Taniya had been on flying duties on 7th April and stayed overnight at Hemswell.

The station commander at Hemswell wrote to Officer Commanding ATA “I have little doubt that 2nd Officer Whittall was taking an opportunity of flying on this occasion to obtain experience of four engine aircraft”.

Amongst the Air Transport Auxiliary personnel there were 166 female pilots, 20 of whom were to lose their lives, including Taniya and also Amy Johnson the famous aviatrix. It is believed Taniya was the only one to be killed in a Lancaster. She was 24 years old.

There were some 1,300 pilots in the ATA who were used to ferry aircraft from factories to combat units, thus freeing RAF pilots for combat duties.

The flight engineer on the Air Test that day was Sergeant Lancelot Regan. We welcome Lorraine and other members of Sergeant Regan’s family here today. He was 20 years old.

Also on board were six ground crew; LAC Ronald Freer (22), AC1 Harold Quinton (34), AC1 Thomas King, AC1 Alfred Spiller(19), AC1 Edward Steverton and AC2 George Killick.

It gives me great pleasure to also welcome Beverley, Harold Quinton’s eldest grand daughter, and her mother, Harold’s daughter and other members of the family. Much of today’s memorial is down to Beverley.

Harold Quinton was the oldest on board by far and was the only married man.

Harold was born on 10th May 1909 in Ramsbottom Lancashire, the 2nd son of a railway signalman. On 8th August 1931 he married Edith Speake.

Harold worked in a cotton mill as a colour mixer. This was actually a reserved occupation, as the mill was making khaki for the army, but he had a family to keep, 5 children in all by the time he was killed with another born one month later. The pay in the RAF was better than the mill. In 1944 Harold’s pay was 4s 6d per day (22.5p)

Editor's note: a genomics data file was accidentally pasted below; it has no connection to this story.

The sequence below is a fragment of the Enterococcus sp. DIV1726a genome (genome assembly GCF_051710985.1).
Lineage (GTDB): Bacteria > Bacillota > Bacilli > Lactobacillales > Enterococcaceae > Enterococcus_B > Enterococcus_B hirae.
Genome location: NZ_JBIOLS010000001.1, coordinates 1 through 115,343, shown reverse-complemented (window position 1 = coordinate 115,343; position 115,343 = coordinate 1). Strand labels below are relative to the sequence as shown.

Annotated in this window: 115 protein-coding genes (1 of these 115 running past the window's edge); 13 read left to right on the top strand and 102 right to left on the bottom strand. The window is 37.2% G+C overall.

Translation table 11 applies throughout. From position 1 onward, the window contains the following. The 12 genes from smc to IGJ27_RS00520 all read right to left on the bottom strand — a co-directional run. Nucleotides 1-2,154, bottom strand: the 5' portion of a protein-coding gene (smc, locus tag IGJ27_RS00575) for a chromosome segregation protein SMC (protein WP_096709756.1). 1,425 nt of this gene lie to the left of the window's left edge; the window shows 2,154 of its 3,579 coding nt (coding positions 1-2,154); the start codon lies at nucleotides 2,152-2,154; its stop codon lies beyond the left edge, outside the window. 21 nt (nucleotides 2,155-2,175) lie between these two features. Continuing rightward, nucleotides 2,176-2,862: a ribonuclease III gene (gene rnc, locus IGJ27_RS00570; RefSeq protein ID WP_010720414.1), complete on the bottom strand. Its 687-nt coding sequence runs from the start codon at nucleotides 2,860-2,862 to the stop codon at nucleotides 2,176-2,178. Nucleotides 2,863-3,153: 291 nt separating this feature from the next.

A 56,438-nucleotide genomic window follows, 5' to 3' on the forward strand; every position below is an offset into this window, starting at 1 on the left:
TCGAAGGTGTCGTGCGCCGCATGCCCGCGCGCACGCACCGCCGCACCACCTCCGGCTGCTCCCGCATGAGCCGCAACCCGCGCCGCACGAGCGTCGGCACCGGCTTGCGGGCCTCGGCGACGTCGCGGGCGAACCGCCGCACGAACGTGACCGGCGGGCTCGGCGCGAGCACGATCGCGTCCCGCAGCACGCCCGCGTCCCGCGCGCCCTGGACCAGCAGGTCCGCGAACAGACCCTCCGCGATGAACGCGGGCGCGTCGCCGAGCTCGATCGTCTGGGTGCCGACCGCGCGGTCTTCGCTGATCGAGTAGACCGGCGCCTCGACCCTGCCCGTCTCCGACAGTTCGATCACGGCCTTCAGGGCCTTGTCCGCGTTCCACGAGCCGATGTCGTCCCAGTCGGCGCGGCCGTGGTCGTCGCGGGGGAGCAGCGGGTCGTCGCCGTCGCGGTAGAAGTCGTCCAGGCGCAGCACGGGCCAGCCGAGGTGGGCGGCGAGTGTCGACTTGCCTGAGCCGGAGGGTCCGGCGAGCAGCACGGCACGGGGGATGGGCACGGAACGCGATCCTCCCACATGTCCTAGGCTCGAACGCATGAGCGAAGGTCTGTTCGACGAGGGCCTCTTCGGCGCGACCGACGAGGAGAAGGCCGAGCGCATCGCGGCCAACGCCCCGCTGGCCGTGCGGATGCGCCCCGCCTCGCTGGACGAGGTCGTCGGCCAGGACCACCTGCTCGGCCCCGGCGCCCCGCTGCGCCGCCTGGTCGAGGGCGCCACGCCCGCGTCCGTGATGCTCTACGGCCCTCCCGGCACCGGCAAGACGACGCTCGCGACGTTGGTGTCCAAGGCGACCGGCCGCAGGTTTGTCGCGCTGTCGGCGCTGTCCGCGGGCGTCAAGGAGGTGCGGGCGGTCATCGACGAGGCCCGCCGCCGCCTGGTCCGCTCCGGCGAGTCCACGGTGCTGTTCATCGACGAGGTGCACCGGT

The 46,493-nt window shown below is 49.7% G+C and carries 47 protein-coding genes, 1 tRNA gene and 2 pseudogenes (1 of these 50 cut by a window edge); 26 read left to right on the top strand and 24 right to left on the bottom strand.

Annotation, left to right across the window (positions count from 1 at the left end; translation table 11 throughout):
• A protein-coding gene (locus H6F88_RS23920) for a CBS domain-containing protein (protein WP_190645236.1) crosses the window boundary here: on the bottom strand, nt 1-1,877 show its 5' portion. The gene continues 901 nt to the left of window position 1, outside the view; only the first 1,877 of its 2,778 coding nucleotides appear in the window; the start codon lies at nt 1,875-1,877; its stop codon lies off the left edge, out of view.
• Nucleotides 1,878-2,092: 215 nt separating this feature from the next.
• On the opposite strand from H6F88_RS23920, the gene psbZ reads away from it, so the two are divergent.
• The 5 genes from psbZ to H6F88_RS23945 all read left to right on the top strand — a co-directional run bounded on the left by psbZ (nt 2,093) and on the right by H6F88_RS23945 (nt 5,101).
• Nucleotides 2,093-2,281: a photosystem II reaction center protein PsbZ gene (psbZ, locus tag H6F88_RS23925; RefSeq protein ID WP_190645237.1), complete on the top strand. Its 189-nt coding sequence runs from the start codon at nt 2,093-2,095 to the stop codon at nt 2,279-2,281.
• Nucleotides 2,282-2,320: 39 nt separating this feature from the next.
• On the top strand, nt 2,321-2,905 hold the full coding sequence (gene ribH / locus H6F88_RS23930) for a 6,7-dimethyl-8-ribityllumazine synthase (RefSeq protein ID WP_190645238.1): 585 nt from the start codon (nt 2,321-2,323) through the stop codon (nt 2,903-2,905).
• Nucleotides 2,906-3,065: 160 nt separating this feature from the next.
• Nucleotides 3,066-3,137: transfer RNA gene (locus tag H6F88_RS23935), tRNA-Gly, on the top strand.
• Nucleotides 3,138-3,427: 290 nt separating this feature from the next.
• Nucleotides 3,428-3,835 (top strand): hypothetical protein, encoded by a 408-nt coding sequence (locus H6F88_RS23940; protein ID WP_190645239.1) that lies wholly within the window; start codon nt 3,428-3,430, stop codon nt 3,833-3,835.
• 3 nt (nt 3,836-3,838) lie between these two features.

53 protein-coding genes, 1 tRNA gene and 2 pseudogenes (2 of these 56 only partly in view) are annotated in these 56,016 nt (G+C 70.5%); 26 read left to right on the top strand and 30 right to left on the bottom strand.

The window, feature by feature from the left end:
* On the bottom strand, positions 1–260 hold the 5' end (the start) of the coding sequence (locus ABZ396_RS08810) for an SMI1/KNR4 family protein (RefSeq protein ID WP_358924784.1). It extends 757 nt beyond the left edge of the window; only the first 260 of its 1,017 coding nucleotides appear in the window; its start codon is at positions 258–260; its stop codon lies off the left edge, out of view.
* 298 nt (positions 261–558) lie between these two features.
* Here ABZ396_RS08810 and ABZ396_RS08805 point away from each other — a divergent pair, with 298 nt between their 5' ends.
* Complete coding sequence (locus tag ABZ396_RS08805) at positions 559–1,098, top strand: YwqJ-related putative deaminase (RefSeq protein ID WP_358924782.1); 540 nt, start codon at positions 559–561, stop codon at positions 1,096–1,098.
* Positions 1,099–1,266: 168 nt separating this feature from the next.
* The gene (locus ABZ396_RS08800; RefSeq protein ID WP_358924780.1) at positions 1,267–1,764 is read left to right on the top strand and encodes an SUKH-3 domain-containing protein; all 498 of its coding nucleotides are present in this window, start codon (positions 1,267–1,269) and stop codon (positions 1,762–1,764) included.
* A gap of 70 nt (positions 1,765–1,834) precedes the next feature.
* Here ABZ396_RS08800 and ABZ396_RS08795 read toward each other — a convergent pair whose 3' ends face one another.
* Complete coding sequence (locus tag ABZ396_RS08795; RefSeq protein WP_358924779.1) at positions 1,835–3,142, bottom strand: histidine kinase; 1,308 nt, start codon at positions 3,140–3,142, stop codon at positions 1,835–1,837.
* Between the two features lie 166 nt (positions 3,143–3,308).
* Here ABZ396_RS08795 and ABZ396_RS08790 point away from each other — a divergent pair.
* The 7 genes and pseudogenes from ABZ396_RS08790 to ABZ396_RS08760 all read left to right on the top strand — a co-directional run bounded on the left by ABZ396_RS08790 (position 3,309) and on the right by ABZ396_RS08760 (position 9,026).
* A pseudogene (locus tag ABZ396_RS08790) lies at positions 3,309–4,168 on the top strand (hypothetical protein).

Harold worked on recovery operations with 3RC and 20RC. He also served with 142 and 166 squadron, before finally being attached to 1LFS from March 1943.

AC2 George Killick was buried in a family grave in Chatham Kent, with his mother, his father who died one week after George was killed, and his step mother.

This crash was remarkable and tragic for several reasons;

I believe this aircraft was the only one lost by 1LFS during the 10 months it operated from Hemswell. The aircraft was in the charge of the Chief Flying instructor - an experienced pilot with two tours of operational duty behind him and then to perish during what should have been a relatively safe job.

Miss Taniya Whittall I believe to be the only ATA lady pilot killed in a Lancaster.

There were 9 on board and 6 were ground crew on an air experience flight.

Later we shall be dedicating a brass plaque kindly donated by Caistor and district Lions which will be mounted at North Lodge, Very close to the site courtesy of Mr Malcolm Boddell.

I think this tragedy is very aptly summed up by the words of Mrs Harneiss, who lived in North Lodge in 1944,

“The pieces of plane etc were blown across our garden and amongst the trees. My husband, his father and brother together with several men from around collected what remains they could find, into buckets. Next evening, when everything was quiet, I walked in the woods, alone, I saw the twisted metal, torn fabric and things hung in trees. At the foot of a pine tree I picked up the fingers of a brown suede glove; the fingers were still inside. I dug a resting place for them, amongst the pine needles, and buried them. I wept for the mothers, wives and families who had lost their loved ones that lovely Easter Saturday.”